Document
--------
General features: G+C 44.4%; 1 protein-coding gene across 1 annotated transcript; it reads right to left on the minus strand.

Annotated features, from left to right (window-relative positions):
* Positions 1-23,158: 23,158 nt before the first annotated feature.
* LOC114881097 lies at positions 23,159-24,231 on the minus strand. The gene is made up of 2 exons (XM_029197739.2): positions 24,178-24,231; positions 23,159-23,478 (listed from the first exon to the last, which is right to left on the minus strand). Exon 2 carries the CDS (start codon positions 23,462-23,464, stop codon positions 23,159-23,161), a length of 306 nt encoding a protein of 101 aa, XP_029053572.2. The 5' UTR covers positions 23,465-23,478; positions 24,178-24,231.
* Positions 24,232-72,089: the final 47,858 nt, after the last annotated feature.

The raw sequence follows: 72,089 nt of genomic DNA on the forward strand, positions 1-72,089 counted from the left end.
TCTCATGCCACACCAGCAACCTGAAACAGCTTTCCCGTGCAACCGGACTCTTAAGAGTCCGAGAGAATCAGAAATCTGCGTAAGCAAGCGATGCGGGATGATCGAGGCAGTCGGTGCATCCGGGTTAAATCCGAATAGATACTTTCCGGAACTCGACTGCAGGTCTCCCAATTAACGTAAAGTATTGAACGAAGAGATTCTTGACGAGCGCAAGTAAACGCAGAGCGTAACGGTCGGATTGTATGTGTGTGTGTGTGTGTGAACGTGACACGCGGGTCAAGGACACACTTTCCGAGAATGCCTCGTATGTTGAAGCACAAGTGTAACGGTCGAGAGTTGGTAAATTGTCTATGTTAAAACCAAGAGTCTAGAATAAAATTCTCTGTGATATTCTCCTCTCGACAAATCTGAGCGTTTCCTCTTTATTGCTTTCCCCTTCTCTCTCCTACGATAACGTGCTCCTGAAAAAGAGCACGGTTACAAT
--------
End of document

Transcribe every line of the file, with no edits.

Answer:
General features: G+C 44.4%; 1 protein-coding gene across 1 annotated transcript; it reads right to left on the minus strand.

Annotated features, from left to right (window-relative positions):
* Positions 1-23,158: 23,158 nt before the first annotated feature.
* LOC114881097 lies at positions 23,159-24,231 on the minus strand. The gene is made up of 2 exons (XM_029197739.2): positions 24,178-24,231; positions 23,159-23,478 (listed from the first exon to the last, which is right to left on the minus strand). Exon 2 carries the CDS (start codon positions 23,462-23,464, stop codon positions 23,159-23,161), a length of 306 nt encoding a protein of 101 aa, XP_029053572.2. The 5' UTR covers positions 23,465-23,478; positions 24,178-24,231.
* Positions 24,232-72,089: the final 47,858 nt, after the last annotated feature.

The raw sequence follows: 72,089 nt of genomic DNA on the forward strand, positions 1-72,089 counted from the left end.
TCTCATGCCACACCAGCAACCTGAAACAGCTTTCCCGTGCAACCGGACTCTTAAGAGTCCGAGAGAATCAGAAATCTGCGTAAGCAAGCGATGCGGGATGATCGAGGCAGTCGGTGCATCCGGGTTAAATCCGAATAGATACTTTCCGGAACTCGACTGCAGGTCTCCCAATTAACGTAAAGTATTGAACGAAGAGATTCTTGACGAGCGCAAGTAAACGCAGAGCGTAACGGTCGGATTGTATGTGTGTGTGTGTGTGTGAACGTGACACGCGGGTCAAGGACACACTTTCCGAGAATGCCTCGTATGTTGAAGCACAAGTGTAACGGTCGAGAGTTGGTAAATTGTCTATGTTAAAACCAAGAGTCTAGAATAAAATTCTCTGTGATATTCTCCTCTCGACAAATCTGAGCGTTTCCTCTTTATTGCTTTCCCCTTCTCTCTCCTACGATAACGTGCTCCTGAAAAAGAGCACGGTTACAAT